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Gerry Dvorak

by on February 19, 2015

Gerry Dvorak, deceased American artist (1913 – 1999).

Gerry Dvorak was born on October 29, 1913 in Larksville, PA, the youngest of ten children. Rather than work the coal mines, as his father and brothers before him, he attended public schools in Edwardsville, PA where both his artistic and athletic talents blossomed. The multi-sport star advanced to Pennsylvania State University on a basketball scholarship. During WWII he enlisted in the U.S. Navy and served at sea for a time before his artistic abilities were recognized. He was then transferred to Norfolk Naval Station where he produced training materials and drew cartoons and other artwork for the newspaper. He also pitched for the station’s baseball team and played against major league stars of the day. Following the war he moved to New York and attended the Arts Students’ League and Traphagen School of Fashion and studied illustration. After his professional training, he was one of a handful of promising young artists selected nationwide by Paramount Studios to become an animator. In his seven years with them in New York, he was instrumental in the success of their movie theater productions of Popeye and Casper cartoons, among others. From there he moved on to Hanna- Barbera where he animated the highly successful prime-time television series The Flintstone’s as well as Yogi Bear, Superman and Wonder Woman. He also spent time working on the acclaimed Mr. Magoo series with U.P.A. Toward the end of his animation period he worked in advertising at Perpetual Motion Studios. Dvorak moved to Miami Beach, FL, where he became a free lance portrait and wildlife artist as well as a painting instructor. His striking illustration of a rare exotic white tiger hangs in the collection of the Maharajah of Rewa, India. In 1978 Gerry connected with the Arnot Gallery in New York City representing his wildlife paintings. Abercrombie & Fitch also offered his wildlife paintings for sale in their gallery. Dvorak returned to New Jersey and settled in Old Bridge where he remained until 1994 when he moved to Farmington, Connecticut.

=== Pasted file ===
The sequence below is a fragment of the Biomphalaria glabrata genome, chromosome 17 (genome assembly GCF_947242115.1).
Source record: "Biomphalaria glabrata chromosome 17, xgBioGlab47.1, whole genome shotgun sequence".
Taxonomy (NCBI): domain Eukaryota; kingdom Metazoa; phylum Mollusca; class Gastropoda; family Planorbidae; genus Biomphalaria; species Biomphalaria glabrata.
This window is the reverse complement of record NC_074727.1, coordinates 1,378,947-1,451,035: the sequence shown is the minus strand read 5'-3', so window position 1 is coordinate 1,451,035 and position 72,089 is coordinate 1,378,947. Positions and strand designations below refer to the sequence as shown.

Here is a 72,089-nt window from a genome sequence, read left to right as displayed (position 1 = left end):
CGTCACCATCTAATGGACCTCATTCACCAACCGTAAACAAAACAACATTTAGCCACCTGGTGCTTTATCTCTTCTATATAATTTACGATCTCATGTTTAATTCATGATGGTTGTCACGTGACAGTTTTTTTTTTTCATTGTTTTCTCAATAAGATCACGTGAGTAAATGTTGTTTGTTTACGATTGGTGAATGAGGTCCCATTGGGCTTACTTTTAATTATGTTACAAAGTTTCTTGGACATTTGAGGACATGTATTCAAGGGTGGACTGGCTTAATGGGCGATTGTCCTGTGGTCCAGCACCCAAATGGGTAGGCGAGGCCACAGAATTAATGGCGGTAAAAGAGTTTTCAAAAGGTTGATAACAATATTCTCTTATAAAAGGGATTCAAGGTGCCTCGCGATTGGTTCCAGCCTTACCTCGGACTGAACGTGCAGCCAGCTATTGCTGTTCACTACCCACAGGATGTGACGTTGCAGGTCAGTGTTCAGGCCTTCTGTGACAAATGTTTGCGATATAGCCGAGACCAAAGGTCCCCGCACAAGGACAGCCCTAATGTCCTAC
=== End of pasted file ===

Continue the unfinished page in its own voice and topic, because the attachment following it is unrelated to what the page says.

While working as an animator, he also painted the original artwork for much of the renowned 1953 Topps baseball cards. This work would be largely forgotten until the 1980’s when sports memorabilia became a desirable collectable. His 5”x7” original of Mickey Mantle was purchased by Marriott at auction for $121,000 in 1992. Dvorak became a highly sought celebrity on the sports collectable circuit and was featured on Mel Allen’s ”This Week in Baseball” television show as well as in numerous industry publications such as Sports Collectors Digest, Baseball Cards Magazine, Baseball Hobby News, Legends Sports Memorabilia and others. He was commissioned to paint dozens of portraits of celebrity athletes which were also autographed by the athletes in many cases. He collaborated directly with Mickey Mantle, Eric Davis and other baseball players to produce limited edition lithographs.
Gerry Dvorak died in September of 1999.

The shown images are all original oil paintings by Gerry Dvorak, purchased directly from Gerry Dvorak, and are available for purchase at Arnot Gallery with a Certificate of Authenticity.

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